From NBC/NJ's Adam Aigner-Treworgy
JACKSONVILLE, Fla. -- Addressing today's news of upheaval in America's financial markets, McCain said this morning that, despite fears over the "turmoil" on Wall Street, "the fundamentals of our economy are strong."
"But," he added, "These are very, very difficult times."
The Obama campaign seized on the statement, contrasting it with McCain's new ad -- "Crisis" -- which paints a more foreboding picture of the American economy.
"That shows that he is extraordinarily out of touch," said campaign spokesman Tommy Vietor. "It's even more surprising when you look at his ad today that shows the economy in crisis, that's the lead of his ad."
In addressing the Wall Street troubles today, McCain criticized the existing system of oversight over financial markets and voiced his opposition to a bailout of Lehman brothers funded by taxpayer dollars.
"We've got to take every action to build an environment of robust energy supplies, lower inflation, controlled healthcare costs, access to international markets, low taxes and reduced burden of government to allow people to move forward toward a future of prosperity," McCain said. "A McCain-Palin administration will replace the outdated, patchwork quilt of regulatory oversight and bring transparency and accountability to Wall Street."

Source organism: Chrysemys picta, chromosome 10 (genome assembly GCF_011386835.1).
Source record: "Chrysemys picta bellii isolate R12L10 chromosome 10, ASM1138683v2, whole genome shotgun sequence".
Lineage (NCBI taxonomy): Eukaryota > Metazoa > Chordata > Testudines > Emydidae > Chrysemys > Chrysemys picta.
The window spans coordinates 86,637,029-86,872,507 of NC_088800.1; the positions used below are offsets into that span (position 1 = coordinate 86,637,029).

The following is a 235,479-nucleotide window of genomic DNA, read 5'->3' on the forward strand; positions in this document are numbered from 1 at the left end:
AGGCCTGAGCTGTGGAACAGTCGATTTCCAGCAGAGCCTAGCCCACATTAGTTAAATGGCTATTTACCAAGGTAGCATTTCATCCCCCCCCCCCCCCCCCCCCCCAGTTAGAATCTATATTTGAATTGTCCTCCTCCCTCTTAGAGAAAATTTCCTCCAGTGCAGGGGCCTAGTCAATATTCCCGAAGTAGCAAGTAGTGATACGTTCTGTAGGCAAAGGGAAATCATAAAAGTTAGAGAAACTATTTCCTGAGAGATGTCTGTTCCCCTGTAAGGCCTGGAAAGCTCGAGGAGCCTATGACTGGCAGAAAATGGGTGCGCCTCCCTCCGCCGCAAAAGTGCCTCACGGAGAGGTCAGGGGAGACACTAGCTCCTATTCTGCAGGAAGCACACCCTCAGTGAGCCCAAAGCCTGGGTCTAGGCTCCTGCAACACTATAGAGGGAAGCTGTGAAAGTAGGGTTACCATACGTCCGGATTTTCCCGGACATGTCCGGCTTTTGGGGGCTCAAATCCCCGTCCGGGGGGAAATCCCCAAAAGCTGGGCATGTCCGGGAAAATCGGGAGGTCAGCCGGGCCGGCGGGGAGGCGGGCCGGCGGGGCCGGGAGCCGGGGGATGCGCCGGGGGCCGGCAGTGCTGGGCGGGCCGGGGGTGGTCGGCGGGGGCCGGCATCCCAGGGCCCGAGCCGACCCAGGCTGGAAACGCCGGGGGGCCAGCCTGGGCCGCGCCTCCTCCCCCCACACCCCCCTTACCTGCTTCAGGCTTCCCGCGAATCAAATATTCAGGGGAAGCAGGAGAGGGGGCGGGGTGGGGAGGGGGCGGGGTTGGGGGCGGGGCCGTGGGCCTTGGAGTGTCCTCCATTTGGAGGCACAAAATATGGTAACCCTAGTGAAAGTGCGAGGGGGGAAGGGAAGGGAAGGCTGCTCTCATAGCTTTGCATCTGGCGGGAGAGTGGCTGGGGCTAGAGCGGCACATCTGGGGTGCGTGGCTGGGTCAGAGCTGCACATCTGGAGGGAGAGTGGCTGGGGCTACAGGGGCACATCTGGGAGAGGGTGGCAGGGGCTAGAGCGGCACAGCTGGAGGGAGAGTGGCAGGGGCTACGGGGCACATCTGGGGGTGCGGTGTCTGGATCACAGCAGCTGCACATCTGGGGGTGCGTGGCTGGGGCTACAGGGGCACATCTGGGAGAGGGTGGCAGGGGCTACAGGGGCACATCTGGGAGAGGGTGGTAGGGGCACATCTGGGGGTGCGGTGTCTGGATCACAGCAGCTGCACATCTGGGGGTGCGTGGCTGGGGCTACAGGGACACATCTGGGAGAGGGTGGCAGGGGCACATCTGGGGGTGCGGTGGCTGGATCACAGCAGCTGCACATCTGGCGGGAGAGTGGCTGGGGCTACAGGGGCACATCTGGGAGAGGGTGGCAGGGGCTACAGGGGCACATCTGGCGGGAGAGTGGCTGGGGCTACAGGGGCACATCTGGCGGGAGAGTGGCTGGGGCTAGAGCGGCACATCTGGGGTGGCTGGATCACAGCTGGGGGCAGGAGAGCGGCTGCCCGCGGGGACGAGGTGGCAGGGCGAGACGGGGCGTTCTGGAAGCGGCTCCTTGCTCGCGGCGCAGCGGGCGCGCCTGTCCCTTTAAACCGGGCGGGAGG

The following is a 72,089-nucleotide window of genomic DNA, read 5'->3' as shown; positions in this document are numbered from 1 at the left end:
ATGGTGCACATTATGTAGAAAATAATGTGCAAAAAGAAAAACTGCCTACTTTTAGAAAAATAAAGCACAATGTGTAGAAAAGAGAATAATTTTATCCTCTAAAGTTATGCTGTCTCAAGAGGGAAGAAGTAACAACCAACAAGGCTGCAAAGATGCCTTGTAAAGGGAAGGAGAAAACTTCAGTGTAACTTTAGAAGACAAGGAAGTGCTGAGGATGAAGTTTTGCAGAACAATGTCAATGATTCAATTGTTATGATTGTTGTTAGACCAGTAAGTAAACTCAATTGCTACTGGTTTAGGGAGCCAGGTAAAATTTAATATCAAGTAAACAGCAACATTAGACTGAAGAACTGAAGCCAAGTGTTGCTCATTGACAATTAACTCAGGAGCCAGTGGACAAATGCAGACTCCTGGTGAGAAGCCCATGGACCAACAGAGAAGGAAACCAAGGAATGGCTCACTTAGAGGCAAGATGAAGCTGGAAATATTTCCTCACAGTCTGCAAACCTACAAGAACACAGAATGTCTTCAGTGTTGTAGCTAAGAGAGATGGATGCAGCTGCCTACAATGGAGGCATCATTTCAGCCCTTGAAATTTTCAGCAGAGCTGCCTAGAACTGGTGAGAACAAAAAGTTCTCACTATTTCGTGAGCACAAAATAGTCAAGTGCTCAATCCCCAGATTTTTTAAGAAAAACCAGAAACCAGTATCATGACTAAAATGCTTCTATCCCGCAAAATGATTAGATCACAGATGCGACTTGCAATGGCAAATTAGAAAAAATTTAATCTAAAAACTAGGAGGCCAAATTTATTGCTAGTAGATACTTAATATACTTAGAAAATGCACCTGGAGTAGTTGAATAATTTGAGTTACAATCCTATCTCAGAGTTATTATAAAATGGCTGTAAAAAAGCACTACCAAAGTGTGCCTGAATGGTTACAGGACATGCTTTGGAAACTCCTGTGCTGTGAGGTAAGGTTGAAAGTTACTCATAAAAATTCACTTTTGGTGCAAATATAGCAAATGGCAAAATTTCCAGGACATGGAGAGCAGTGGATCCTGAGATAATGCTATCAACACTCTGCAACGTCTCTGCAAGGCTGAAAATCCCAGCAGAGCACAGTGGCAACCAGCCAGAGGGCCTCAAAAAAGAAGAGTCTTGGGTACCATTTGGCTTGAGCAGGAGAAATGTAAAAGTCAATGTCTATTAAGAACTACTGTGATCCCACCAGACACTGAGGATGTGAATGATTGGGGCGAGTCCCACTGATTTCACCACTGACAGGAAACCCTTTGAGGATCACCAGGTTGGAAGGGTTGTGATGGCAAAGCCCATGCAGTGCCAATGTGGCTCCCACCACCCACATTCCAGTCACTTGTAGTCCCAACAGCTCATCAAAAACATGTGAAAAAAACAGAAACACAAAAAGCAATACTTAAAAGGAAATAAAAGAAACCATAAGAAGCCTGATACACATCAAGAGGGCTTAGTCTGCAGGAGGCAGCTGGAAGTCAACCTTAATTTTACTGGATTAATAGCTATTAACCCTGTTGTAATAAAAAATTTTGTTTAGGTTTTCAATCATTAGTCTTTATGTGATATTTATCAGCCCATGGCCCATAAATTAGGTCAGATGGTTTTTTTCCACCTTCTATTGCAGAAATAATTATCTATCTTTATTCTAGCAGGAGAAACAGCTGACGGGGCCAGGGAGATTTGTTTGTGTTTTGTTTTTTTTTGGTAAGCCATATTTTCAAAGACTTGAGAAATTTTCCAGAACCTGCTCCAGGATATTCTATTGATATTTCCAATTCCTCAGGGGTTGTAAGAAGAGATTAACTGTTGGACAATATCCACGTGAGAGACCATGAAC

Government efforts, added the Arizona senator, should be focused on "ensuring that the deposits of hardworking Americans are protected and the taxpayers are not involved."
Characteristically, McCain said that spending was the problem in Washington, but he corrected a statement he made on 'The View' last week where he said Palin had not requested any earmarks as governor.
"Every year she's been in office Governor Palin has cut those [earmark] requests and she's vetoed a half a billion dollars in wasteful spending in office," he said today, while also criticizing Obama for his earmark requests.
Although the substance of his other attacks on Obama today were similar to other days, he introduced them by dismissing his opponent's recent "insults."
"Friends, Senator Obama's been saying some pretty nasty things about Governor Palin and me," McCain said. "That's okay. That's okay. He can attack if he wants but all the insults in the world aren't going to bring change to Washington and they're not going to change Senator Obama's record."
At his first solo campaign rally since announcing Palin as his running mate, McCain drew a crowd of roughly 3,000 people in the 16,000-seat Veterans Memorial Arena here this morning. According to local reports, the event was originally planned as a pancake breakfast at the local fairgrounds but was moved when crowd interest exceeded the fairgrounds capacity.